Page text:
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IPTV company and staff fined more than half a million pounds

IPTV company and staff fined more than half a million pounds

A landmark court ruling in the ongoing battle against piracy

As millions continue to decide paying for premium content isn't for them and instead stream it illicitly, a crack down is beginning in the fight against IPTV and piracy with one fine issued totalling more than £550,000.

The streaming industry has boomed over the last 15 years. Nowadays, you've got to pay fees to Netflix, Sky Sports, TNT Sports, Disney+, Amazon's Prime Video, and Apple TV+ to stay in the loop with everyone good being released by broadcasters.

Most of us can't afford all of them at once - here's a handy guide to cutting your costs - and instead might just choose one or two to keep us going.

Some don't pay at all, and use something called IPTV [Internet Protocol television] to bypass fees and watch for free.

Often hosted on a jailbroken device such as an Amazon Fire Stick - this is where you bypass the operating system to download an IPTV app - people are wilfully breaking copyright laws when watching the latest TV shows, films, and live sporting events.

Efforts have been under way for some time to fight back against piracy, including by the world's biggest football competition: the Premier League.

People supplying devices used to illegally watch content are also being questioned by police, before promising officers they will put an end to their involvement.

IPTV is used for piracy means by millions.
Getty Stock Images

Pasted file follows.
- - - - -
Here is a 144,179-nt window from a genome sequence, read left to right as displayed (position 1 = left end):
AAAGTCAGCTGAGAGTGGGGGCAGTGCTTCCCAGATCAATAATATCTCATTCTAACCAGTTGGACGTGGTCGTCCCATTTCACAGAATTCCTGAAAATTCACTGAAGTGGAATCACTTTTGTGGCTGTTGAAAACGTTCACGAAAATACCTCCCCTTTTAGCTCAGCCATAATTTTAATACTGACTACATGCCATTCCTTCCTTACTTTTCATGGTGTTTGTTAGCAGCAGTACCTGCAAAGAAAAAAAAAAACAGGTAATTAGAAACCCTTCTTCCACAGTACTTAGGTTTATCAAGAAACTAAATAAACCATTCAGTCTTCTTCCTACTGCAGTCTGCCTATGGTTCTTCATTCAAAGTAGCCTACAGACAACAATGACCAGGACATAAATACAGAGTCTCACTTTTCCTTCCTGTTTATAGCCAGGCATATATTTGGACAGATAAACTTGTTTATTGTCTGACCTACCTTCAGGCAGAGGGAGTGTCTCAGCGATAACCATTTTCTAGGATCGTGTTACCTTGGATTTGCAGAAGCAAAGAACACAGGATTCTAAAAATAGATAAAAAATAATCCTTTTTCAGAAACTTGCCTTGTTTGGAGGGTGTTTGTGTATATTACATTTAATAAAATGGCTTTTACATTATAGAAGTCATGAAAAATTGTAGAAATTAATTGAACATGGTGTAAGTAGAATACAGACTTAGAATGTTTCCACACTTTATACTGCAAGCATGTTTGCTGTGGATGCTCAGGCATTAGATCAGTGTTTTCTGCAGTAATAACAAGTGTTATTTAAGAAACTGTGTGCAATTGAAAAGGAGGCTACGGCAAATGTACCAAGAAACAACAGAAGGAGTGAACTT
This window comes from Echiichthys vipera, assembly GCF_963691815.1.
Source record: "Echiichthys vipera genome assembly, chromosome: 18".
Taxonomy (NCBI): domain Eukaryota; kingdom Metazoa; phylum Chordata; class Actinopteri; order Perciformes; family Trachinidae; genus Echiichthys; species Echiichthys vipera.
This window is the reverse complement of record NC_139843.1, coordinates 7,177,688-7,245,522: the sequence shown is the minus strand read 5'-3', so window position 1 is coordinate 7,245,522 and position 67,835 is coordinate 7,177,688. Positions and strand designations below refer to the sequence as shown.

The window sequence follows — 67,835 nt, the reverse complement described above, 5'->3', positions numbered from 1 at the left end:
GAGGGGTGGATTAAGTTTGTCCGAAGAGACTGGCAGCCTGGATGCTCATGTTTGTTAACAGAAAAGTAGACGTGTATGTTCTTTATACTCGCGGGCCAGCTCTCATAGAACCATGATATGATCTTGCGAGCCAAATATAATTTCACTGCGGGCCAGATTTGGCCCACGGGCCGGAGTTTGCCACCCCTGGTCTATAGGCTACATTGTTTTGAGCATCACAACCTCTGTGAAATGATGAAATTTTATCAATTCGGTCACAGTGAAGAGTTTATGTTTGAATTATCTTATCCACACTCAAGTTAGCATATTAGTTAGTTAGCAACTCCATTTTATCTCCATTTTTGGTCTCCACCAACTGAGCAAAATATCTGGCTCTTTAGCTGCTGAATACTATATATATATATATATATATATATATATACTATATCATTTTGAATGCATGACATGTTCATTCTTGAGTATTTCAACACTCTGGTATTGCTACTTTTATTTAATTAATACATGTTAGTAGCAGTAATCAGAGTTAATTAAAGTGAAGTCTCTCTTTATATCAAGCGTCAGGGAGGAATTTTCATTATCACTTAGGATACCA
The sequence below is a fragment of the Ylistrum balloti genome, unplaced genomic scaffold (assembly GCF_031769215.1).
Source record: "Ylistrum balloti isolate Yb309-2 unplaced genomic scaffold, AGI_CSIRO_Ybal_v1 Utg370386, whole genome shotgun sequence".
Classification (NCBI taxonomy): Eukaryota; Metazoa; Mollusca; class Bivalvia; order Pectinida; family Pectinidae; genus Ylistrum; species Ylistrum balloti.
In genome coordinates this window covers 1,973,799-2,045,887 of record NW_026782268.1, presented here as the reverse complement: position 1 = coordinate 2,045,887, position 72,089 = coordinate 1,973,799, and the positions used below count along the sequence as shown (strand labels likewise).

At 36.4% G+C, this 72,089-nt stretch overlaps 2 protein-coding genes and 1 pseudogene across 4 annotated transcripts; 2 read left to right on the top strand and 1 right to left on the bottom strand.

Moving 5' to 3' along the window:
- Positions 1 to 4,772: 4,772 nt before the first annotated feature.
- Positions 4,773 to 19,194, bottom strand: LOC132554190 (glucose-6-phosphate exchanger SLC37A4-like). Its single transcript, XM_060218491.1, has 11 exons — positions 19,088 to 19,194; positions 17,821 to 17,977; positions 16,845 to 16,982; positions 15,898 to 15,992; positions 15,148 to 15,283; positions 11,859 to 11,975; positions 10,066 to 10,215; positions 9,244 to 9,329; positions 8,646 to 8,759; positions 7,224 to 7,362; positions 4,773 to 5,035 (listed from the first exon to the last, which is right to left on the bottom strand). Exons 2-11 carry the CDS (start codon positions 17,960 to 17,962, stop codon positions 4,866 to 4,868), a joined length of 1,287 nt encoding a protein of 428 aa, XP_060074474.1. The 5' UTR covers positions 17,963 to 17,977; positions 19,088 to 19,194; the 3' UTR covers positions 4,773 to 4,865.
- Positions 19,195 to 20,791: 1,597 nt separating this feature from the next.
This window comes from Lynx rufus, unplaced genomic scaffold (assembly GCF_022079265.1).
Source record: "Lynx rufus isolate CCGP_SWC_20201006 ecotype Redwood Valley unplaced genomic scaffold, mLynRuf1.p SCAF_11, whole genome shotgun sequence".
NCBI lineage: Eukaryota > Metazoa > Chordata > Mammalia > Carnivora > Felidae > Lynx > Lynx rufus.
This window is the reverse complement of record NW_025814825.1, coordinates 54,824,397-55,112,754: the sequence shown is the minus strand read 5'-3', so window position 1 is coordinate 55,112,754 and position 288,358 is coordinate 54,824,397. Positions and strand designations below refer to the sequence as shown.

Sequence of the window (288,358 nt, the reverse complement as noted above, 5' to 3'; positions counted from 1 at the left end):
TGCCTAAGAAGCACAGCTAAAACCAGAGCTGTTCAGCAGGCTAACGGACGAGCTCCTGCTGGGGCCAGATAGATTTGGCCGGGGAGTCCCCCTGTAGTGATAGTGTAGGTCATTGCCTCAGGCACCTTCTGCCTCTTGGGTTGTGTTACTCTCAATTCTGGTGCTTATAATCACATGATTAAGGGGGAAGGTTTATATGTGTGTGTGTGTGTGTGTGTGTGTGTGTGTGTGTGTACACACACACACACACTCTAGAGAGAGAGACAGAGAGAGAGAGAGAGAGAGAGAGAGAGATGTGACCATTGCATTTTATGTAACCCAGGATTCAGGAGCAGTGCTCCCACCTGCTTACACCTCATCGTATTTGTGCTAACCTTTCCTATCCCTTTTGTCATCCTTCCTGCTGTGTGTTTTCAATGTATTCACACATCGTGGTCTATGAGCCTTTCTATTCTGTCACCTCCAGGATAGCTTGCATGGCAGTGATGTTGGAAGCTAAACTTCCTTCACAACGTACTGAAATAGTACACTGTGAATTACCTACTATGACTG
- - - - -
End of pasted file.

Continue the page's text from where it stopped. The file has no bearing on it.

A landmark court order has also been passed in Spain, allowing the country's top flight football league - La Liga - to track and trace those illegally watching its games.

And staying in Spain, another historic event has happened in the country's courts with a massive fine of more than £550,000 handed out to a company selling IPTV services.

A substantial €673,000 (£574,688) fine has been issued to company Engel Systems SL, according to reports in El Mundo.

Fines have also been issued to individuals working at the business, with seven people given bills of between €540 and €7,290.

It's a landmark court ruling.
Getty Stock Images

The Provincial Court of Pontevedra issued the fines after the IPTV operation was busted wide open by authorities after operating between 2010 and 2016.

Engel sold IPTV devices through which content was streamed from the likes of Sky Sports and Movistar. According to reports, it would then shut down servers and force users to buy another device from them to continue watching, thus increasing profits for the firm.

It puts the future of IPTV in a precarious position, with people clearly not okay with paying fees and those supplying premium content ready to act against piracy.

Fire Sticks are often used to install IPTV software.
Getty Stock Photo

While using IPTV itself is not illegal as long as the content you're watching isn't behind a paywall, more and more people are using it for content that is premium in nature.

More than one million new users of IPTV are expected across Europe in the next few years at the expense of digital TV subscriptions.

According to the research, Western Europe will lose nearly nine million pay TV subscribers between 2023 and 2029 to reach 93 million; down by 8%.

Featured Image Credit: Getty Stock Images

Topics: Crime, TV and Film, World News, Technology, Premier League